The symbology of the lapis is strong and complex, let me quote Logghe (1997, p.212, my translation from Dutch): “The Vajra, as Divine potestas [in the Buddhist tradition], expressed as a diamond, is nothing else than this jagged stone about which we spoke, the ‘caput anguli’. The confusion that Wolfram von Eschenbach rose with this is big because the Grail that is described as ‘lapsit exilis’ can refer to a stone that fell from the heavens (‘lapsit ex coelis’), but also to a banned stone ‘lapis exilis’), as is expressed in the Rosarium philosophorum (The Rosegarden of the Philosophers): “This banned stone still exists, and his price is low. He is despised by fools, and more beloved by scholars.”. [“Hic lapis exilis extat, precio quoque vilis Spernitur à stultis amatur plus ab doctis”.] Even more peculiar things get when we know that the Holy Cup (‘Santo Cáliz’) from the cathedral of Valencia has an Arabic inscription that is read as ‘alabsit sillîs’ which comes close to our ‘lapsit exillis’.” Von Eschenbach even refers to the fact that the inspiration for his story came from the Arabic ‘Flegetanis’, which -according to Logghe- is a reference to the other world.
On page 603/4 Logghe gives even more explanations of Von Eschenbach’s term. Lapis elixer or philosopher’s stone. lapis exilis or small and insignificant stone, lapis ex caelis / lapsit ex caelis or stone from the heavens and the last term we already saw lapis exilis which can mean both stone of destruction and banned stone.
With the reference to the Rosarium Philosophorum we have another lead. The Rosarium “is a famous series of 20 woodcuts [by Arnold of Villanova (±1238-±1310)] which were first printed in the second volume of De Alchimia opuscula complura veterum philosophorum… Frankfurt 1550″ (quote). In alchemy there are more references to heavenly stones. Another very nice example is a quote from the Rosinus ad Saratantam (a 13th century text that was found in a 1572 compilation): “In the way way this stone, that is no stone, thrown into the earthly landscapes, elevated into the mountains. He lives in the air, feeds in the river and rests on top of the mountains. It is Mercury, who is named with many names.” (Timmer 2001, p.421, under “lapis angularis” (cubic stone)). Sometimes the philosopher’s stone (which has many names, such as ‘lapis aetherus’ or ‘stone from the sky’) is said to have fallen from the sky or seen as a cube (i.e. of perfect form). Many emblematic images have cubic stones (see for example the Maurisches Handbuch of 1829 on the site of Adam McLean, or here).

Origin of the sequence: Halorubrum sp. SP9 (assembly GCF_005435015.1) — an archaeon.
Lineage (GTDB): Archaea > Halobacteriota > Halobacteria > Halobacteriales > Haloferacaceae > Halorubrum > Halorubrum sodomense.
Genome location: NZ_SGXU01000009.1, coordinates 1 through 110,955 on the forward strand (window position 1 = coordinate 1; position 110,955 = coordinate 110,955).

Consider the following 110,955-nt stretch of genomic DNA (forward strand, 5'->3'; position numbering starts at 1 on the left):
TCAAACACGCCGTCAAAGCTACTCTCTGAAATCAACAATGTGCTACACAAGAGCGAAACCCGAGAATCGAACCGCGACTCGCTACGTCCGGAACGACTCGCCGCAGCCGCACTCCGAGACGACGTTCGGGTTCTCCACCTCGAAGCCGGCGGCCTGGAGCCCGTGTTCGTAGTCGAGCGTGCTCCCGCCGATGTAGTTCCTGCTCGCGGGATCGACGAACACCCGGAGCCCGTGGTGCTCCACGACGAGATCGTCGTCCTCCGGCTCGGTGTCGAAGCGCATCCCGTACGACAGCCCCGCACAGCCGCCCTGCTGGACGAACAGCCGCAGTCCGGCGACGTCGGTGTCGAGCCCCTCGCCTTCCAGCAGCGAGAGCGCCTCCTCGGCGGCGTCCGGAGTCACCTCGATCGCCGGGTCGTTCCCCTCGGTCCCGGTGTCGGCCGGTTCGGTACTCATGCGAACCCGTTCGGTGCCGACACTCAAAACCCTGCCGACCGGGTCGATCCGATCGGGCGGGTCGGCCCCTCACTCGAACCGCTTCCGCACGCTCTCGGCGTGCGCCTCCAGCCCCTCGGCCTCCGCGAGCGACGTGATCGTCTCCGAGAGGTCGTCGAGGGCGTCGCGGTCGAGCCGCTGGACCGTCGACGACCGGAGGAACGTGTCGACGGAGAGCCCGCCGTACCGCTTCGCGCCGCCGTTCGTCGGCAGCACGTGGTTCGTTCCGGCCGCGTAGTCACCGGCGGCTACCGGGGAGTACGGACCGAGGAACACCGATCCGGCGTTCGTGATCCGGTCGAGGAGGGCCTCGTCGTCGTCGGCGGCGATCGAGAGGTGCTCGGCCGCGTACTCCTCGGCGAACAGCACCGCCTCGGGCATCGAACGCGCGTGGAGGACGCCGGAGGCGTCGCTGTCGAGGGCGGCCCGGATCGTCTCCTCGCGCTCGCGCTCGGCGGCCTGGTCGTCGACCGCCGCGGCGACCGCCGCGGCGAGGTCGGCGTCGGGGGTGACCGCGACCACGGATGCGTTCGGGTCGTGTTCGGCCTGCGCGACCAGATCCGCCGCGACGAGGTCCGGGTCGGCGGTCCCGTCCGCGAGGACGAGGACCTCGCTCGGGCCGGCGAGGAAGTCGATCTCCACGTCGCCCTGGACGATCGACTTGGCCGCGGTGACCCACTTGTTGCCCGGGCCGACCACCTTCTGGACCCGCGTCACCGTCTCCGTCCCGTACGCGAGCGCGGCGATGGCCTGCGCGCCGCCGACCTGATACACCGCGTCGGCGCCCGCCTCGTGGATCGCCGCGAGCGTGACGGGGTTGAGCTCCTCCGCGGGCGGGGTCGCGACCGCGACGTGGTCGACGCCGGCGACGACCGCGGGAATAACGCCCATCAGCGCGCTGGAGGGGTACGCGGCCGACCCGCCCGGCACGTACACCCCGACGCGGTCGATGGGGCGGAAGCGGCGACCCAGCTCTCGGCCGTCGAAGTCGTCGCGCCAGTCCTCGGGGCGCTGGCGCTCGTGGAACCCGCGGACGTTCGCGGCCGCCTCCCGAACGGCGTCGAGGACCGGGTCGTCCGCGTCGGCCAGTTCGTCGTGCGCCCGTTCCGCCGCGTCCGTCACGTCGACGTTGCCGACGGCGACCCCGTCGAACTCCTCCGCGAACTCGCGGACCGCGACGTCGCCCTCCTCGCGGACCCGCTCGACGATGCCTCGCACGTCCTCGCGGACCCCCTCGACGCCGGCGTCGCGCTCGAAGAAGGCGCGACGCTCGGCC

Bureus had -as you can read in the other articles- an interest in Kabbalism and esotericism in general. He was a supporter of the “Rosicrucian brotherhood” and wrote answers to the Rosicrucian manifestoes that appeared in the early 17th century. I haven’t been able to find references to cubic stones or stones that fall from the sky in Kabbalistic texts (sometimes the sephira Yesod is referred to as a cubic stone, but I think this is more in ‘neo-Kabbalism’ than in traditional Kabbalah), but a nice reference is made by Robert Ambelain (pdf-link) who writes that the cubic stone is “a real Ritual Object, which allows the Forces summoned by the Mage to be set in motion, behind the veil of immediate reality.” And he continues: “That is why, as Masonry knows, the four sides of this Cubic Stone are covered with a compact network of Numbers and Letters, from which, with recourse of traditional keys, one can discover “passwords” and “mysterious diagrams”. Understanding what is being concealed behind the “Cubic Stone”, and knowing how to put it in practise, is the necessary proof of a true Mage.”